This one is close to call, but I would be careful here, since they actually solicited you via email. Are they spamming for clients?

    Tri

  5. #5
    Moderator In Name Only AW Moderator Roger J Carlson's Avatar
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    Quote Originally Posted by triceretops
    Are they spamming for clients? Tri
    Don't know how they got my email address. Possibly through PublishersMarketplace.com (although I can't find them there.)
    --Roger J. Carlson

  6. #6
    Super Browser triceretops's Avatar
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    Cool

    Roger, I think you're right about that. I'm over there too.

    Tri

  7. #7
    Writer Beware Goddess Absolute Sage victoriastrauss's Avatar
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    Clueless. Clueless. Clueless. They should call themselves Pie in the Sky Literary Agency.

    To add to what others have already pointed out:

    - Adhering to the AAR Canon of Ethics, even if you spell it correctly, means exactly nothing, since you can hew to the letter of the Canon and still charge all kinds of fees and engage in all kinds of scummy business practices.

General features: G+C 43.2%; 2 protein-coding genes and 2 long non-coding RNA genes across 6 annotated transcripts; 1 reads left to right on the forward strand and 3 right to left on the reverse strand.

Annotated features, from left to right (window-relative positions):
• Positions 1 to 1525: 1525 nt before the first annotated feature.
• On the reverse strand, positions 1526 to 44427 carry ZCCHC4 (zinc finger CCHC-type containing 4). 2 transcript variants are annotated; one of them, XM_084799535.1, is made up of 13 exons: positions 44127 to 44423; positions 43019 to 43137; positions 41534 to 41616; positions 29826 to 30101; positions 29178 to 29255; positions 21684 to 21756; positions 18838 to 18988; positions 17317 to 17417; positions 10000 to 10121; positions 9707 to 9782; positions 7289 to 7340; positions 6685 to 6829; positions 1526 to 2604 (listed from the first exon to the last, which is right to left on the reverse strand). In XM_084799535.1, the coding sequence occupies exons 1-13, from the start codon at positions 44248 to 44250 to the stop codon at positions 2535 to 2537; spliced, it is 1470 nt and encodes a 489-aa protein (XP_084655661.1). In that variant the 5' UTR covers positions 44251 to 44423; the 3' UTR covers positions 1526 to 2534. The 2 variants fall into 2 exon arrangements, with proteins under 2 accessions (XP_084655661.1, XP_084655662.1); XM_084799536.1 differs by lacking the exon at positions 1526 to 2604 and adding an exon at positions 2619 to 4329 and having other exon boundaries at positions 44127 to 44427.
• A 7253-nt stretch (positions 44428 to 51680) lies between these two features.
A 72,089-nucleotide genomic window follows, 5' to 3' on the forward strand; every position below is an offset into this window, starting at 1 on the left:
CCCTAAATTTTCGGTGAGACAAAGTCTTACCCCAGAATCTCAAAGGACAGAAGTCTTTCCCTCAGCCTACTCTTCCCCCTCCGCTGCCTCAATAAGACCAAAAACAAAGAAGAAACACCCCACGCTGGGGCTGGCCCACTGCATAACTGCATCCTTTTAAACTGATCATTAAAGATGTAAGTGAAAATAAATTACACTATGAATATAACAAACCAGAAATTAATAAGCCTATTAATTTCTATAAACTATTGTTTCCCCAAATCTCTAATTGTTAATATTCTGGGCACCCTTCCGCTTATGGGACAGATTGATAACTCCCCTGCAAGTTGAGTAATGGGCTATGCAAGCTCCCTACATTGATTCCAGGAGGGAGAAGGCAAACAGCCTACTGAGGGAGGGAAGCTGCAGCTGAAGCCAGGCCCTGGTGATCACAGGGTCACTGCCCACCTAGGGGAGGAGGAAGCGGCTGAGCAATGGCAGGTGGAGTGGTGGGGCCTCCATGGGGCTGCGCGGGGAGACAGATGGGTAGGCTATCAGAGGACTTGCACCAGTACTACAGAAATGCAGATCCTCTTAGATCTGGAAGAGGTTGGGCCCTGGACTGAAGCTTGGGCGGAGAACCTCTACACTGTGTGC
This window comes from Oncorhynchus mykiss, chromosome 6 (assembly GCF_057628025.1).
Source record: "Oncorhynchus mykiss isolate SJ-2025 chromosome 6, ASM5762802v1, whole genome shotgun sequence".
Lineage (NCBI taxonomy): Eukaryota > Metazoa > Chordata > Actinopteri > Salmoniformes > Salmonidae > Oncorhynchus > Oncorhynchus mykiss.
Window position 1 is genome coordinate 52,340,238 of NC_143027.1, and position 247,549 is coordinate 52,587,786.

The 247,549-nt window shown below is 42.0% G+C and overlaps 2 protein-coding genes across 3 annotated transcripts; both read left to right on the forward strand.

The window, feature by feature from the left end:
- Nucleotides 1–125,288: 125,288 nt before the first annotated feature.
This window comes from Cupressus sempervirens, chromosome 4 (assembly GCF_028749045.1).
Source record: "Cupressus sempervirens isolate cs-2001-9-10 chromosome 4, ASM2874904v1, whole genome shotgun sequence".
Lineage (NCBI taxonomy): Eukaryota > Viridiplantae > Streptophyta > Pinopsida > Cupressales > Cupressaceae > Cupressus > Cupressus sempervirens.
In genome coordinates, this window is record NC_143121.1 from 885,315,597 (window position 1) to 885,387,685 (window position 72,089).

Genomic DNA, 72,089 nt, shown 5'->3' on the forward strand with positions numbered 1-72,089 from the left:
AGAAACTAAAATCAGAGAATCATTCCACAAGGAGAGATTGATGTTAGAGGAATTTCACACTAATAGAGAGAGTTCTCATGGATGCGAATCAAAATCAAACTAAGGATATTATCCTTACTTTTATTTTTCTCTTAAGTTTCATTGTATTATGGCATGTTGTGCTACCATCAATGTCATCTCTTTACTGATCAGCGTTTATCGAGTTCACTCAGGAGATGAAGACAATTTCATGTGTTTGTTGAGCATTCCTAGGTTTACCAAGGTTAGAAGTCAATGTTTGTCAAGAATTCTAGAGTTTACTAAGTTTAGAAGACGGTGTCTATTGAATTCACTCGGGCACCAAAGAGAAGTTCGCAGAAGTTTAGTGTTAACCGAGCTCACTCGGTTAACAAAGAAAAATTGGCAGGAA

- They solicited you. An agent may (rarely) directly solicit a writer, but if so it'll be a personal approach, not a mass email to "Dear New Writer" begging for clients.

    - Editing fees after the ms. has been published? I don't think so. If an agency chooses to work with a client to polish a manuscript (and a reputable agency isn't very likely to accept someone whose ms. needs "long editing sessions"), it's part of what the 15% commission will eventually pay for. Never, never, never hook up with anyone--agent or otherwise--who threatens to charge you unspecified fees at some future, unspecified date.